Warning: This review discusses the movie’s plot.
Following the death of her mother, Blake Lively’s aquiline medic, that director Jaume Collet-Serra rightly imagined would look great in a bikini, and whom he goes on to ogle for most of the movie, seeks out a beach in a tropical paradise that meant something to her dear departed. She subsequently gets a harsh lesson about trading on your parents’ memories instead of creating your own, when she’s attacked by a Great White Shark. Retreating to a mini-island, many hundreds of yards from safety, she’s left to improvise a game plan before the tide takes her sanctuary and reunites her with the circling snapper.
That’s just about all there is to The Shallows; it’s a high concept, one scenario shark movie, with a lone dull protagonist. Movies about one person against the elements can work very well of course; Cast Away did the business for Tom Hanks, All is Lost managed to grip thanks to a stoic, near silent performance from Robert Redford, and audiences cheered while James Franco hacked off his own arm in 127 Hours, but there’s less to The Shallows than all those offerings. For one, where there’s contrivance it’s a great deal more conspicuous, and for another, Lively just doesn’t have the magnetism to carry the movie alone. Rather the screenplay, which never quite manages to flesh out the horrifying possibilities of the premise, underwrites the character – having her either talk to herself in unconvincing expository snippets, or trade heart warming dialogue with the wounded seagull on her rock.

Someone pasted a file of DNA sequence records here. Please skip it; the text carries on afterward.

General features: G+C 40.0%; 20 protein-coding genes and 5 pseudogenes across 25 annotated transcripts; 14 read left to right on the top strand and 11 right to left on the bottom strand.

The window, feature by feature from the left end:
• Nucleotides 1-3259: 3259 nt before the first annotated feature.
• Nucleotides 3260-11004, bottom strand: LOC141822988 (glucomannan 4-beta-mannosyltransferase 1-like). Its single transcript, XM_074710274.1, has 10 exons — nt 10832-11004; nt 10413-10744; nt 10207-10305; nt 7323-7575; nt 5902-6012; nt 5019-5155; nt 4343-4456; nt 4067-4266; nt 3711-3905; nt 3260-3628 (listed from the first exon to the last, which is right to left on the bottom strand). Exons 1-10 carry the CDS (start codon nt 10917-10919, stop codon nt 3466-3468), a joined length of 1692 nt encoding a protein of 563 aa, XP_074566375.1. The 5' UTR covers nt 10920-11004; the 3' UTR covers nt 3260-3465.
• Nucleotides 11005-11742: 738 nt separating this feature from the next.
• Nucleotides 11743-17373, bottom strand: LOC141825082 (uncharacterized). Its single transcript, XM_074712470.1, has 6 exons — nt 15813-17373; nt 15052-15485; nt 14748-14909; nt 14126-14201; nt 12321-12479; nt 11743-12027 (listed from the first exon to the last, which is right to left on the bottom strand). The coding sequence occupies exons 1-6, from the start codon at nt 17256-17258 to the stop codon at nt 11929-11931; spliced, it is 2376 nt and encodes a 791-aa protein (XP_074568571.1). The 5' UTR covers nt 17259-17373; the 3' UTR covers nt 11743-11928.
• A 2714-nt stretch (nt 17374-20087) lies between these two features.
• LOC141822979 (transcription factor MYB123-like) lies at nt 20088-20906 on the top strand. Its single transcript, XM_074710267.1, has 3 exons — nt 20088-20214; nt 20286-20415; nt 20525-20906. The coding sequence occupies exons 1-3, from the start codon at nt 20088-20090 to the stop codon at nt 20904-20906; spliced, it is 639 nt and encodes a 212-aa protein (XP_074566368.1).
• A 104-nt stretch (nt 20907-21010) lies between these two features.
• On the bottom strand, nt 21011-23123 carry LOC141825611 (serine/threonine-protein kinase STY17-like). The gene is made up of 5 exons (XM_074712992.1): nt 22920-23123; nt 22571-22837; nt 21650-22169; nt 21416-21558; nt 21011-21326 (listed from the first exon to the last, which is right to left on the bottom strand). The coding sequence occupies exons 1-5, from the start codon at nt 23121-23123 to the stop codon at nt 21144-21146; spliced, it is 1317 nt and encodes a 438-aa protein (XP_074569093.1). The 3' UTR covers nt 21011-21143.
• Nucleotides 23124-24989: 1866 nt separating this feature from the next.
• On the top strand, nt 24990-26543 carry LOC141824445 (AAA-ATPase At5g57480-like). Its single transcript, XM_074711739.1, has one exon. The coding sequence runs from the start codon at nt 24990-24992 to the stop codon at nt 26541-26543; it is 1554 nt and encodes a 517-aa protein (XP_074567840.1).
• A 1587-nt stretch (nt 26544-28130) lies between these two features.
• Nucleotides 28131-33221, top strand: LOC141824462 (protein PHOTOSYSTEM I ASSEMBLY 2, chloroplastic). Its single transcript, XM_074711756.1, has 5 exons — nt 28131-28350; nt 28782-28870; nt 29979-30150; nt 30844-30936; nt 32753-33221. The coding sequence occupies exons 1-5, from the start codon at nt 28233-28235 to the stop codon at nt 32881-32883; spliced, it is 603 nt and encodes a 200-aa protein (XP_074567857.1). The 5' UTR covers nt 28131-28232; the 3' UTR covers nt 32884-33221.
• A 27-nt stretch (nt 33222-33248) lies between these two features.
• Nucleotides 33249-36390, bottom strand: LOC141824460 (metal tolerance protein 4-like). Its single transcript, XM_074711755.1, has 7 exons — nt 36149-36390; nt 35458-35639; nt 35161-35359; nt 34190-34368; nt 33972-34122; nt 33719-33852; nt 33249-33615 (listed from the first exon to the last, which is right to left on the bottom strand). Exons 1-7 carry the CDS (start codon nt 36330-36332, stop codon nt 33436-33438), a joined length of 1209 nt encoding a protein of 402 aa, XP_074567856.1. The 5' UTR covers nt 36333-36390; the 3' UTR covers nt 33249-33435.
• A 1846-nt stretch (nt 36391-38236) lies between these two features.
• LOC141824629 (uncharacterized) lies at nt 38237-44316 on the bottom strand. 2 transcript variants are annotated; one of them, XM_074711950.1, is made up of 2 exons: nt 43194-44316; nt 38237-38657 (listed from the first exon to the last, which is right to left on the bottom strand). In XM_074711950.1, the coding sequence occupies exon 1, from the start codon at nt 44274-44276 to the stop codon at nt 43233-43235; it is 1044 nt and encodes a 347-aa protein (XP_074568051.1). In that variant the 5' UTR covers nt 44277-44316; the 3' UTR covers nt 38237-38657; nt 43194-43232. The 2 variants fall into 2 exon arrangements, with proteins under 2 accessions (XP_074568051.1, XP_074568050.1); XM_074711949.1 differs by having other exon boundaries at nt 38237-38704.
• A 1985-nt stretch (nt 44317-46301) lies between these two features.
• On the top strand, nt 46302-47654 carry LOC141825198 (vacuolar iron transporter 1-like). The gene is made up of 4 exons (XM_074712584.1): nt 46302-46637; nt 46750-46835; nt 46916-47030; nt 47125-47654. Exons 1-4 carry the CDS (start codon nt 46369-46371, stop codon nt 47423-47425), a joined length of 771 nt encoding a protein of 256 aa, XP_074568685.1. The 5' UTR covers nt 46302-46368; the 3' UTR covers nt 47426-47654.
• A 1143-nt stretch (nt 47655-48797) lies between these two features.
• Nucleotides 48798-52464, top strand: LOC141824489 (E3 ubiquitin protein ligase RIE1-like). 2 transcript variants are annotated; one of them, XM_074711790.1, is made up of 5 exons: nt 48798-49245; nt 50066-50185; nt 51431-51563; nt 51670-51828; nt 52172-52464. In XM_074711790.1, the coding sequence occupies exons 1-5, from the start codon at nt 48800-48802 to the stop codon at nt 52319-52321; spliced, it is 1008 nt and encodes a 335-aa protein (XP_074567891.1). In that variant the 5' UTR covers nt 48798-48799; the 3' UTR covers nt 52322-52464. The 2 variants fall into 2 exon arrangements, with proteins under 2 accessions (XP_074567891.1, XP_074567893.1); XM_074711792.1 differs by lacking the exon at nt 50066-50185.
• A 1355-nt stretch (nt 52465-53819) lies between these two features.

If there was any doubt that Collet-Serra knew of the script’s limitations, it’s confirmed when we note how he’s beautified the photography and distended the thing using empty stylisation in a bid to enliven Lively’s ordeal. Spielberg didn’t shoot Jaws (yes, comparisons are inevitable) like a deodorant commercial because he was making a grounded thriller, mindful of Hitchcockian technique. That, and he wasn’t yet privy to 21st century advertising.
Collet-Serra’s film is a one dimensional affair that starts with its central tussle and works backwards, equipping its heroine with all the necessary skills and lucky breaks she requires to defeat her foe. If you’re bitten in the water, you’ll want to be an experienced swimmer and surfer with a medical degree and jewellery you can repurpose as makeshift stitching. It also helps if the shark’s later victims had a helmet mounted Go-Pro camera that washes up close by, allowing you to record a help message that will eventually alert those on land to your predicament. But to be fair to Collet-Serra, the manner in which the shark’s defeated is so extraordinary and such a staggering piece of improvisation on Lively’s part – I’m not sure any form of words would do it justice – that no audience member could see it coming. That’s right, no compressed air or trawled up power cable here. Why seed the solution when you can pull it right out of the movie’s rear orifice? The Shallows is shallow indeed.